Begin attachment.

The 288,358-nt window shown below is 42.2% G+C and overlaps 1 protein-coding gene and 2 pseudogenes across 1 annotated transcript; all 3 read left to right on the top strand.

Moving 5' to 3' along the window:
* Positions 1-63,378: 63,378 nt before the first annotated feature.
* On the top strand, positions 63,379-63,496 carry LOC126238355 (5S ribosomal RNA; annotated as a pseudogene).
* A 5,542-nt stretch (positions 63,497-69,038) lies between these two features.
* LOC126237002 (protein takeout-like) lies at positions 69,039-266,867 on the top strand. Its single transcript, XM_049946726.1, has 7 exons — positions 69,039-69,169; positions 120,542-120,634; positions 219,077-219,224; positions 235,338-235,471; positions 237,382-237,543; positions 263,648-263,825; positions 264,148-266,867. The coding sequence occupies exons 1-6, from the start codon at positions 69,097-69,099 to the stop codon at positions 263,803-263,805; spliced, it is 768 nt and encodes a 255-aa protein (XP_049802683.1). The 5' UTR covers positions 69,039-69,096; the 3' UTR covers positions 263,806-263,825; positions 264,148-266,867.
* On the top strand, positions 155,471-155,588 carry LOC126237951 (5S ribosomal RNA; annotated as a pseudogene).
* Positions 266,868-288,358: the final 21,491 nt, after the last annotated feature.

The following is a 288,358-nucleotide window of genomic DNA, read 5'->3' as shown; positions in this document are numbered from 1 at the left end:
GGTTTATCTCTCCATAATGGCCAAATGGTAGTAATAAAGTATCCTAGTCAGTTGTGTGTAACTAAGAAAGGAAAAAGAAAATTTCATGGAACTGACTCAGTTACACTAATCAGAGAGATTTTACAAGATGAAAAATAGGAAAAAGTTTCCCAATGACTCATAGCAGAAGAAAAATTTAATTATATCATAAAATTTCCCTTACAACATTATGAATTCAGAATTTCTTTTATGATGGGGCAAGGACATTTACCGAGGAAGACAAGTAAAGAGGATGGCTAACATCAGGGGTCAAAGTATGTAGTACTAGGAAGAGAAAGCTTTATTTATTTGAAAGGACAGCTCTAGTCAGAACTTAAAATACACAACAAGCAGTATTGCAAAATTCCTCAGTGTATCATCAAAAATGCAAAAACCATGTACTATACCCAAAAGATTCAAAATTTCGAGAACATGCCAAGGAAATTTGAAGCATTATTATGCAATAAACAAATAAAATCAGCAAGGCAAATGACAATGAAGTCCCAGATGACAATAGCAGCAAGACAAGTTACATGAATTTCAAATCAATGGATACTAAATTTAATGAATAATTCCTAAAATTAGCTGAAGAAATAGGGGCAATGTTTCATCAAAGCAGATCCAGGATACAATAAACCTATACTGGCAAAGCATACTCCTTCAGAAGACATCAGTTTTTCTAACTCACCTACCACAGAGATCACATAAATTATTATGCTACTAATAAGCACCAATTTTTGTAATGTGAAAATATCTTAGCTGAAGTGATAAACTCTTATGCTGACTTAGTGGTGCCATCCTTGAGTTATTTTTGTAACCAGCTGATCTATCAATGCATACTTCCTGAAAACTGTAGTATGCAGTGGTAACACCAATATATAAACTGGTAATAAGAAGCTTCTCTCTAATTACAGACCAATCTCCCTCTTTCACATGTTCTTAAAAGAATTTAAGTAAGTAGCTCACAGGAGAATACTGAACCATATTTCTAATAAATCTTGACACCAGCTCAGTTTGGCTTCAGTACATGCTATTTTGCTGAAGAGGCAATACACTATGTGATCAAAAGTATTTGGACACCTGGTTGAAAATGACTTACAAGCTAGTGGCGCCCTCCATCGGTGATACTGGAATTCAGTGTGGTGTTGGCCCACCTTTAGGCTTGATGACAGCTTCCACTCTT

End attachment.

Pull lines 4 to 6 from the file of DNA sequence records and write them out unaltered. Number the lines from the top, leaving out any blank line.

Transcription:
* On the top strand, positions 63,379-63,496 carry LOC126238355 (5S ribosomal RNA; annotated as a pseudogene).
* A 5,542-nt stretch (positions 63,497-69,038) lies between these two features.
* LOC126237002 (protein takeout-like) lies at positions 69,039-266,867 on the top strand. Its single transcript, XM_049946726.1, has 7 exons — positions 69,039-69,169; positions 120,542-120,634; positions 219,077-219,224; positions 235,338-235,471; positions 237,382-237,543; positions 263,648-263,825; positions 264,148-266,867. The coding sequence occupies exons 1-6, from the start codon at positions 69,097-69,099 to the stop codon at positions 263,803-263,805; spliced, it is 768 nt and encodes a 255-aa protein (XP_049802683.1). The 5' UTR covers positions 69,039-69,096; the 3' UTR covers positions 263,806-263,825; positions 264,148-266,867.